What is a Nurse Practitioner?

What is a Nurse Practitioner? When looking at careers in nursing, a potential nurse may wonder what exactly a nurse practitioner does. Practitioner certification provides an opportunity for experienced nurses to have a greater impact on their patient’s lives, while providing expanded freedom and benefits in their own career path.


When looking at the definition of a nurse practitioner, it is important to first lay out the differences between nurse practitioners (NPs) and traditional registered nurses (RNs). An NP can perform all the same duties as an RN and is considered an advance registered practice nurse. Unlike an RN, though, an NP is able to do many of the same tasks as a doctor. In most states nurse practitioners can order, perform and interpret medical tests; provide education and counseling on health issues; diagnose medical disorders and diseases; and in some states they may even prescribe medications to patients. Depending on the specialty, NPs may also get to perform simple surgical procedures in their practices. With these extended abilities, nurse practitioners have the option to specialize in specific areas of medicine, such as psychiatry, wound care, midwifery, dermatology or pediatrics.

Insurance Benefits

An additional benefit of becoming a nurse practitioner is the ability to accept insurance and Medicare reimbursements for services offered. Generally, nurse practitioners are legally viewed as having the same rights as a doctor for reimbursements. However, in certain states a nurse practitioner may have to remain under a medical doctor’s jurisdiction.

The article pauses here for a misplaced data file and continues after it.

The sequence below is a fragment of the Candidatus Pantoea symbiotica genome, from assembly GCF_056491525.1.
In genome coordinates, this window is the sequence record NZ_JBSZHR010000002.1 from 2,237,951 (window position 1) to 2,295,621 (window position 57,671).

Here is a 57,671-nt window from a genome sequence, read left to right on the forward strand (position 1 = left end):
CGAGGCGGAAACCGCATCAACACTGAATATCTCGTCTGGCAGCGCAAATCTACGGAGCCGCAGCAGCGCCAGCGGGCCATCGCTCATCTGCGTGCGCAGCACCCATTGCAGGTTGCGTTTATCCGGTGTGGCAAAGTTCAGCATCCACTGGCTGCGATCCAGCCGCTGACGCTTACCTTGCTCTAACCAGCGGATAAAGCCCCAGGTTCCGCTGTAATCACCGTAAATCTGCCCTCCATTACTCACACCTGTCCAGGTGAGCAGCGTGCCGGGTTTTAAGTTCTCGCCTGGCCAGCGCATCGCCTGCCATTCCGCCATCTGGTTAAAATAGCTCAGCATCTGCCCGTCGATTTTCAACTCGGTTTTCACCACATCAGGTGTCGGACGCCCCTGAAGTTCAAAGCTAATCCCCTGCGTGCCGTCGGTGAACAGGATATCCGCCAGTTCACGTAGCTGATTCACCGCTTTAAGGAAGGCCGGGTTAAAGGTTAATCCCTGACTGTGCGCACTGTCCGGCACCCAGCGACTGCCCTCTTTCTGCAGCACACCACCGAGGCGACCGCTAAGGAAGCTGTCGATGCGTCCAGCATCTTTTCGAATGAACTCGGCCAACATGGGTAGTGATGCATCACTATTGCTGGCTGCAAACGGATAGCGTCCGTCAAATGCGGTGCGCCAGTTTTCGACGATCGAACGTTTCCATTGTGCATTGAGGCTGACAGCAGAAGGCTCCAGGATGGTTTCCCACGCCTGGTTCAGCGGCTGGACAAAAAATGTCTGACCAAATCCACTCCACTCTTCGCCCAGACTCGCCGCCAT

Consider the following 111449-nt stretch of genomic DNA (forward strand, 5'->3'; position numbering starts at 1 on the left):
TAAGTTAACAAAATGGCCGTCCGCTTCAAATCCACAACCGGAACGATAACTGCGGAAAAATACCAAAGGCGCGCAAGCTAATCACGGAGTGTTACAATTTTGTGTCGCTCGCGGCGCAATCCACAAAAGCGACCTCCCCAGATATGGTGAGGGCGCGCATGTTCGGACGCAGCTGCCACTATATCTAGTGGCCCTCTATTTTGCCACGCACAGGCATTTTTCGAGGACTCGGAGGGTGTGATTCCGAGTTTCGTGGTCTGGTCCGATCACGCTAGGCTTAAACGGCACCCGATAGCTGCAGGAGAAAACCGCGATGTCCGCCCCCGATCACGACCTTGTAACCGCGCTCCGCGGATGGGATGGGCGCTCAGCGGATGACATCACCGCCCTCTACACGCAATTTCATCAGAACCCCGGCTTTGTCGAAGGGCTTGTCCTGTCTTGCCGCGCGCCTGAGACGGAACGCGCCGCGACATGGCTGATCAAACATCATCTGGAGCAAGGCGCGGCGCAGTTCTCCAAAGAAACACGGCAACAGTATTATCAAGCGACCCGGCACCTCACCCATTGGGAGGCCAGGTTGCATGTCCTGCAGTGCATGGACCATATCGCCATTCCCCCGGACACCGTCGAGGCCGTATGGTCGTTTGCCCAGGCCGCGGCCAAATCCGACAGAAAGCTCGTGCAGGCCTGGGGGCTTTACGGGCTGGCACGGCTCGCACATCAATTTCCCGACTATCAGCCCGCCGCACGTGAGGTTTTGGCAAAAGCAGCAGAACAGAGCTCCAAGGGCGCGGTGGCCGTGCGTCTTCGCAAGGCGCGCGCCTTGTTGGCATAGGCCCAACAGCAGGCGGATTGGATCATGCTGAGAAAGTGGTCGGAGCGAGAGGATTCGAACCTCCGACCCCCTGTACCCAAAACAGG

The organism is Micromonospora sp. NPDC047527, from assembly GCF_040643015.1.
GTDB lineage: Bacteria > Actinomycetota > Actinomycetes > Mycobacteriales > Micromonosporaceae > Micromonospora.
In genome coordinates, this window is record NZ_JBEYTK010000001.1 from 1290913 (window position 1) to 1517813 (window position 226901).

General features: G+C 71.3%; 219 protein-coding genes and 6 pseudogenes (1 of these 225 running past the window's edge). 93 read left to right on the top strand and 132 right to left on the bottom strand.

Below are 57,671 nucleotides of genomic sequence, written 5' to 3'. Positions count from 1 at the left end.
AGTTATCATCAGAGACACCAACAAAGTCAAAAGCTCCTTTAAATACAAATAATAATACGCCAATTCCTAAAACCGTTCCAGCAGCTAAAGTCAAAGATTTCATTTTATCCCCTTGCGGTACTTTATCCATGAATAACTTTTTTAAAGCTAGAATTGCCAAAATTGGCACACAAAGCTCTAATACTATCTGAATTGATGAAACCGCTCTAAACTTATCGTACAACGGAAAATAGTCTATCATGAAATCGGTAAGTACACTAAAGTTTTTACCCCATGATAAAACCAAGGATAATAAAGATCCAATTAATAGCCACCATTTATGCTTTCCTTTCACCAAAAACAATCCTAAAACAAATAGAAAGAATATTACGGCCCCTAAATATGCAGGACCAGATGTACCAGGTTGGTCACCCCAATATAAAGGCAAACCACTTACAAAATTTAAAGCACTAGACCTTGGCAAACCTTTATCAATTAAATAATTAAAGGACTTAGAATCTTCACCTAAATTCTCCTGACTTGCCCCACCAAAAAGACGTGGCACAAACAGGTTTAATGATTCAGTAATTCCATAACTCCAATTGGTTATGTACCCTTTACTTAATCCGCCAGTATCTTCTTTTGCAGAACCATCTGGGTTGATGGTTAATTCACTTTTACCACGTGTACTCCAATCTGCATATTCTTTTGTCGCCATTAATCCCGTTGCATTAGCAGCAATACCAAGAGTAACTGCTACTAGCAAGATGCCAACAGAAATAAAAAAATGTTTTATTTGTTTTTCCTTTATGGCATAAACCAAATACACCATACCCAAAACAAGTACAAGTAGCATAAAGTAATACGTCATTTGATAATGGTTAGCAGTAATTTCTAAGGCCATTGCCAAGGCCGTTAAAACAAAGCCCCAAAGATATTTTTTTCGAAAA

Work Environment

Like physicians, nurse practitioners are found throughout various healthcare environments. Some may choose to start their own practices in their specialty. Other nurse practitioners work in hospitals, health care agencies, long- term care facilities, physician offices, group practices, community health centers and government health agencies.

Education and Certification

Nurse practitioners start on the same educational path as traditional registered nurses. All nurse practitioners hold a Bachelor’s Degree in Nursing through an accredited nursing program. If making a switch from another career, several programs offer accelerated nursing degrees for those that already have a degree in a different field. After completing a nursing program and the necessary state tests for board certification, some choose to either spend a few years working as an RN, or continue on to graduate studies. To qualify as a nurse practitioner, candidates must complete either a Master’s Degree in Nursing or a Doctor of Nursing Practice (see: What is a Doctor of Nursing Practice). They must then pass additional exams for certification or licensing in the state in which they will practice. Depending on the specialty, some nurse practitioners may need to complete additional supervised clinical experience hours.


The United States Bureau of Labor Statistics estimates that the median salary for nurse practitioners is $92,670 a year, with the top 10 percent making an average of $126,250, and the bottom 10 percent averaging $66,960. In comparison, the median salary for traditional registered nurses is $65,470 per year. Salary ranges vary depending on what city a nurse practices in, educational background, chosen specialty and years of experience.

Beyond a great salary and more freedom in a medical practice, nurse practitioners enjoy job security. The need for nurse practitioners continues to grow with healthcare changes and the aging population growth. So whether you are asking yourself about the field as a potential career change, or to take your nursing career to the next step, nurse practitioners are sure to have a bright future for years to come.